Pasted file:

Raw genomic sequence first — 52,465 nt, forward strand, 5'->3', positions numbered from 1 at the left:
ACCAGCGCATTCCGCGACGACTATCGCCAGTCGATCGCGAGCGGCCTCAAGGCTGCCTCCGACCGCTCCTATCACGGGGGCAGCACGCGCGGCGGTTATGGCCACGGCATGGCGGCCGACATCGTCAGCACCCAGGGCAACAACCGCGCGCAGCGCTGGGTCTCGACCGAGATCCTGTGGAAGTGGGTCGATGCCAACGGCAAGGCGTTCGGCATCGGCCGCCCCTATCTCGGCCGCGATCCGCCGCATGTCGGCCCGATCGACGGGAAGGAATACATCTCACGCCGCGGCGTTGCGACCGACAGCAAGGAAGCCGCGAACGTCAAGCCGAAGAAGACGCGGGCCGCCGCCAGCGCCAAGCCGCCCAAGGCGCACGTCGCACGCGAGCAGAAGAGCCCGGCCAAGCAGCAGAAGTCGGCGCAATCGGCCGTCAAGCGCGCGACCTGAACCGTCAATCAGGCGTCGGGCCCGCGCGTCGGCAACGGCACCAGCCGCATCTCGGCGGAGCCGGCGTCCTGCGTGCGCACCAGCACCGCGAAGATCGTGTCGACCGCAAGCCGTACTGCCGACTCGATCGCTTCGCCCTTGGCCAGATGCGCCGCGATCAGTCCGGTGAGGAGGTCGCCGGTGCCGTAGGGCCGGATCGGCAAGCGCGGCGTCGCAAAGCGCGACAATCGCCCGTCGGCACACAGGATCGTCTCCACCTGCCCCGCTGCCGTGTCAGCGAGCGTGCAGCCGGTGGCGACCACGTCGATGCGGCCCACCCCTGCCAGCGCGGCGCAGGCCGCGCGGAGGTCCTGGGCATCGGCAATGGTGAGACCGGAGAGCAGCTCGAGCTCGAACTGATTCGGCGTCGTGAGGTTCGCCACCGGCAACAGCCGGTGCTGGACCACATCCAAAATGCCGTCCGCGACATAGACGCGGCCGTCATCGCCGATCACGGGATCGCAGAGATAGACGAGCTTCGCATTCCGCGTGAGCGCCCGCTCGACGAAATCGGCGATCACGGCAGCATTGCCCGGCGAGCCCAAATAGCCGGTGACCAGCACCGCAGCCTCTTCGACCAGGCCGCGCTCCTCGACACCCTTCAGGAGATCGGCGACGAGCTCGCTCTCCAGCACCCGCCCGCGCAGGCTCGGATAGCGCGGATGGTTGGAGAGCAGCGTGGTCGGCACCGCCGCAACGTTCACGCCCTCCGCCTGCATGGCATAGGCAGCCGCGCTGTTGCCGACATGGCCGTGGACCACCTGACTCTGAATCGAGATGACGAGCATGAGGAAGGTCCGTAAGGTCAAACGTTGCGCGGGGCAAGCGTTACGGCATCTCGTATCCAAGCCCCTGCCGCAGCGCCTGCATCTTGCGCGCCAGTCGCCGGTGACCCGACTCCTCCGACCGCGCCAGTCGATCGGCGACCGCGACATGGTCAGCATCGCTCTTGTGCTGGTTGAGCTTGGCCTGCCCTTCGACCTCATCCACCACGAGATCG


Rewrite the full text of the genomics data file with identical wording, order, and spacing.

Raw genomic sequence first — 52,465 nt, forward strand, 5'->3', positions numbered from 1 at the left:
ACCAGCGCATTCCGCGACGACTATCGCCAGTCGATCGCGAGCGGCCTCAAGGCTGCCTCCGACCGCTCCTATCACGGGGGCAGCACGCGCGGCGGTTATGGCCACGGCATGGCGGCCGACATCGTCAGCACCCAGGGCAACAACCGCGCGCAGCGCTGGGTCTCGACCGAGATCCTGTGGAAGTGGGTCGATGCCAACGGCAAGGCGTTCGGCATCGGCCGCCCCTATCTCGGCCGCGATCCGCCGCATGTCGGCCCGATCGACGGGAAGGAATACATCTCACGCCGCGGCGTTGCGACCGACAGCAAGGAAGCCGCGAACGTCAAGCCGAAGAAGACGCGGGCCGCCGCCAGCGCCAAGCCGCCCAAGGCGCACGTCGCACGCGAGCAGAAGAGCCCGGCCAAGCAGCAGAAGTCGGCGCAATCGGCCGTCAAGCGCGCGACCTGAACCGTCAATCAGGCGTCGGGCCCGCGCGTCGGCAACGGCACCAGCCGCATCTCGGCGGAGCCGGCGTCCTGCGTGCGCACCAGCACCGCGAAGATCGTGTCGACCGCAAGCCGTACTGCCGACTCGATCGCTTCGCCCTTGGCCAGATGCGCCGCGATCAGTCCGGTGAGGAGGTCGCCGGTGCCGTAGGGCCGGATCGGCAAGCGCGGCGTCGCAAAGCGCGACAATCGCCCGTCGGCACACAGGATCGTCTCCACCTGCCCCGCTGCCGTGTCAGCGAGCGTGCAGCCGGTGGCGACCACGTCGATGCGGCCCACCCCTGCCAGCGCGGCGCAGGCCGCGCGGAGGTCCTGGGCATCGGCAATGGTGAGACCGGAGAGCAGCTCGAGCTCGAACTGATTCGGCGTCGTGAGGTTCGCCACCGGCAACAGCCGGTGCTGGACCACATCCAAAATGCCGTCCGCGACATAGACGCGGCCGTCATCGCCGATCACGGGATCGCAGAGATAGACGAGCTTCGCATTCCGCGTGAGCGCCCGCTCGACGAAATCGGCGATCACGGCAGCATTGCCCGGCGAGCCCAAATAGCCGGTGACCAGCACCGCAGCCTCTTCGACCAGGCCGCGCTCCTCGACACCCTTCAGGAGATCGGCGACGAGCTCGCTCTCCAGCACCCGCCCGCGCAGGCTCGGATAGCGCGGATGGTTGGAGAGCAGCGTGGTCGGCACCGCCGCAACGTTCACGCCCTCCGCCTGCATGGCATAGGCAGCCGCGCTGTTGCCGACATGGCCGTGGACCACCTGACTCTGAATCGAGATGACGAGCATGAGGAAGGTCCGTAAGGTCAAACGTTGCGCGGGGCAAGCGTTACGGCATCTCGTATCCAAGCCCCTGCCGCAGCGCCTGCATCTTGCGCGCCAGTCGCCGGTGACCCGACTCCTCCGACCGCGCCAGTCGATCGGCGACCGCGACATGGTCAGCATCGCTCTTGTGCTGGTTGAGCTTGGCCTGCCCTTCGACCTCATCCACCACGAGATCG